From a fundamental standpoint, sluggish global growth and disinflation point to lower yields throughout 2023.”Despite the possibility of a sharp drop in inflation next year, harsh price pressures look set to send the US Fed and European Central Bank sliding into recession in the first quarter of 2023,” the financial institution wrote.
UBS predicts a historically weak outlook, with global growth of just 2.1% year-over-year in 2023 would be the lowest since 1993 excluding the pandemic and global financial crisis.”With 13 of the 32 economies expected to contract for at least two quarters by the end of 2023, our forecast is close to something akin to a global recession,” the Swiss financial institution said.
Apart from financial institutions, there are also economic forecasts that arise from economists. But more to the view of how the economy will be in 2023. Quoting Aljazeera, it’s actually not just a recession, it’s related to inflation, interest rates, to bankruptcy.
Here are their five views:
1. Inflation and Interest Rates
Inflation is expect to decline globally in 2023 but remains very high. Developing countries are expect to see less of a decline, with inflation only project to fall to 8.1% in 2023.”Inflation is likely to remain higher than the 2% that most Western central banks set as their benchmark,” said Alexander Tziamalis, senior economist at Sheffield Hallam University.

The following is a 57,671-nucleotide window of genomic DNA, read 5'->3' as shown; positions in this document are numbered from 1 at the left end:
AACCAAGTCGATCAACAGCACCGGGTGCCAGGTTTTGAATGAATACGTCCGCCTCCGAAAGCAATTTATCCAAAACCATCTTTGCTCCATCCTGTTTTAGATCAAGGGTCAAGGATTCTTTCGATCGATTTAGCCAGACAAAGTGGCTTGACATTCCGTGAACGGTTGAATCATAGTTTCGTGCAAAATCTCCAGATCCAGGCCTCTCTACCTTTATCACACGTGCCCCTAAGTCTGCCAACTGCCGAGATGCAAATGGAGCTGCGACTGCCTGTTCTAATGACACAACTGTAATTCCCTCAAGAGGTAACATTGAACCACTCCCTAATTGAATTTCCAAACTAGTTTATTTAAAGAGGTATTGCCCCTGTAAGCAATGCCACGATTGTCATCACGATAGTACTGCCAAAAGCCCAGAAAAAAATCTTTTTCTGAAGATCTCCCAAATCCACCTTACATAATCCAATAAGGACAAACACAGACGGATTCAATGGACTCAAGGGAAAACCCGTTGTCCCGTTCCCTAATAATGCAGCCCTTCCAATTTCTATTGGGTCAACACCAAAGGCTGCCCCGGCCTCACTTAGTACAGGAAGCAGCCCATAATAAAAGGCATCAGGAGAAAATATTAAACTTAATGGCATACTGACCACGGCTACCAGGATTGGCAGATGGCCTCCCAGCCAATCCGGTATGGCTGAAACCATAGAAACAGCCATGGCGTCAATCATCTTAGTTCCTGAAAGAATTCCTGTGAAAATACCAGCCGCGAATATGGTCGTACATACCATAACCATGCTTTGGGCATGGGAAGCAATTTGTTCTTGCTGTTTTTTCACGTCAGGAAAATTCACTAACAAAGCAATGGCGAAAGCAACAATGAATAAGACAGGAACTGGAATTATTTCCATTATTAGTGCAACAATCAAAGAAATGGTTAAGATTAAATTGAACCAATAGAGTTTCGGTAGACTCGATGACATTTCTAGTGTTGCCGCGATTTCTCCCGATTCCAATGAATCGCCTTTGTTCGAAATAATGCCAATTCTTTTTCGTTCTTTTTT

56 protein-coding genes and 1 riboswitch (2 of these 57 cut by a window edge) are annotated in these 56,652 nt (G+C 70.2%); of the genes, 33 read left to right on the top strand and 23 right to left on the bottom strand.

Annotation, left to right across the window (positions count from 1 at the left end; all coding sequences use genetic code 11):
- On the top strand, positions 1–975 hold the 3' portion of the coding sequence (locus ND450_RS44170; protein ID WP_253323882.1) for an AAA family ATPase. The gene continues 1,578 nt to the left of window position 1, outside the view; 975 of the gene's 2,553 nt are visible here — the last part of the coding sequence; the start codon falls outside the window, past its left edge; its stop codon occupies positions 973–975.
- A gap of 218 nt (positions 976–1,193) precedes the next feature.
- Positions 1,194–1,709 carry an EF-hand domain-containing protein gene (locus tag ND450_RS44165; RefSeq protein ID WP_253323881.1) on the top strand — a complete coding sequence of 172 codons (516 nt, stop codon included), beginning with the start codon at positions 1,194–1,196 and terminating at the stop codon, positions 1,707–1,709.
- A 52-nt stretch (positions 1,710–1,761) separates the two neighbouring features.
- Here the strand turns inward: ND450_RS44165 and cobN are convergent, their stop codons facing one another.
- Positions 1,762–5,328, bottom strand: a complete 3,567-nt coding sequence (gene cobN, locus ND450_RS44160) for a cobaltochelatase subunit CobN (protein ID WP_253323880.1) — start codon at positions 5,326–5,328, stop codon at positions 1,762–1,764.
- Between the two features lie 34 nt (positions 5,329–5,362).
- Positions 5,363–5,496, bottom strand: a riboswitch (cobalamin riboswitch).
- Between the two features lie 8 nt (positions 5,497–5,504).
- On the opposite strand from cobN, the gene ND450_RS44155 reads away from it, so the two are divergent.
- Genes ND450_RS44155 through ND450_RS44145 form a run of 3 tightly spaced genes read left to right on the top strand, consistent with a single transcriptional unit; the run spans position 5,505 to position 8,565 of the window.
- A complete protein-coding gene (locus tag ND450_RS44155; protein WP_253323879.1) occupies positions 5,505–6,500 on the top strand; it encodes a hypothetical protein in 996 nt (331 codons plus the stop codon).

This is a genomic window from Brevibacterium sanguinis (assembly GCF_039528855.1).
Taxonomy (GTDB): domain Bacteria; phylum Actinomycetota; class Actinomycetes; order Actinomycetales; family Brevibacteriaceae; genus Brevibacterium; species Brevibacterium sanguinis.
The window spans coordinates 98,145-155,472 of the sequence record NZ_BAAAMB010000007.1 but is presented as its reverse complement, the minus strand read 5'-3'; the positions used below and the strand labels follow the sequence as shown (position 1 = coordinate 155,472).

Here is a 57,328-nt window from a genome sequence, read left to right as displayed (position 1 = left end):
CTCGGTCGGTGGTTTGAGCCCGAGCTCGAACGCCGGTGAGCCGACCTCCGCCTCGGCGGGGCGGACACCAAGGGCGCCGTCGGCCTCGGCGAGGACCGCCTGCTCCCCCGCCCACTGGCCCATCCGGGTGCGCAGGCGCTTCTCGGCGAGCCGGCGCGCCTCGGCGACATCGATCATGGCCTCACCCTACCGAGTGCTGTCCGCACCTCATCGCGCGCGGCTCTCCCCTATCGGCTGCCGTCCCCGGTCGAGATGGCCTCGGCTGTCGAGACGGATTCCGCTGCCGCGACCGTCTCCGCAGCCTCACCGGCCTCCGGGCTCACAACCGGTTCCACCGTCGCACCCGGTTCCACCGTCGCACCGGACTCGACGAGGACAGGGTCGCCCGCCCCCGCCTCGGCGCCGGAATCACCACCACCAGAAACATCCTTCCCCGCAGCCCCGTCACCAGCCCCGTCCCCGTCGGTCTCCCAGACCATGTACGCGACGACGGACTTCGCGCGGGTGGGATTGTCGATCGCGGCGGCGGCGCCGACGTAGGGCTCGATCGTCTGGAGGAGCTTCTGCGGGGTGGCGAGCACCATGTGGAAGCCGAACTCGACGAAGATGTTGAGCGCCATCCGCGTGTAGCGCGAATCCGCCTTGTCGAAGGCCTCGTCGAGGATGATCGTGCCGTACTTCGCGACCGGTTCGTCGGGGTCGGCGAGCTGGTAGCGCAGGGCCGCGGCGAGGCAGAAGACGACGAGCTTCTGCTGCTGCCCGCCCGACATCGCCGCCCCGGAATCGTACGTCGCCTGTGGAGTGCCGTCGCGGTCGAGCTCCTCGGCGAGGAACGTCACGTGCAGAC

“Energy and raw materials will remain expensive for some time. A partial reversal of globalization means more expensive imports. Labor shortages in many Western countries make production more expensive. And green transition measures to combat the greatest threats facing our species all leading to higher inflation than we were us to during the 2010s,” he explain.
Not only 10 global institutions, the chief editor of The Economist, Zanny Minton Beddoes, emphasized the recession. He paints a bleak picture which is summ up by the emphatic article title ‘Why a global recession is inevitable in 2023’. Even if the global economy does not technically fall into recession, the IMF’s chief economist recently warned that 2023 may still feel like one for many due to a combination of slowing growth, high prices and rising interest rates.”The three largest economies, the United States (US), China and the euro area, will continue to stall,” Pierre-Olivier Gourinchas said in October. “In short, the worst is yet to come, and for many, 2023 will feel like a recession.”
3. China opening
After three years of strict Covid-19 lockdown and testing protocols, China earlier this month began the process of relaxing its controversial zero-Covid policy after mass protests by citizens. With draconian restrictions at home now in the past, China’s international borders will reopen from January 8. The reopening of the world’s second largest economy, which has slowed dramatically over the past year, should inject fresh momentum into the global recovery. The rebound in Chinese consumer demand will provide a boost for major exporters such as Indonesia, Malaysia, Thailand and Singapore.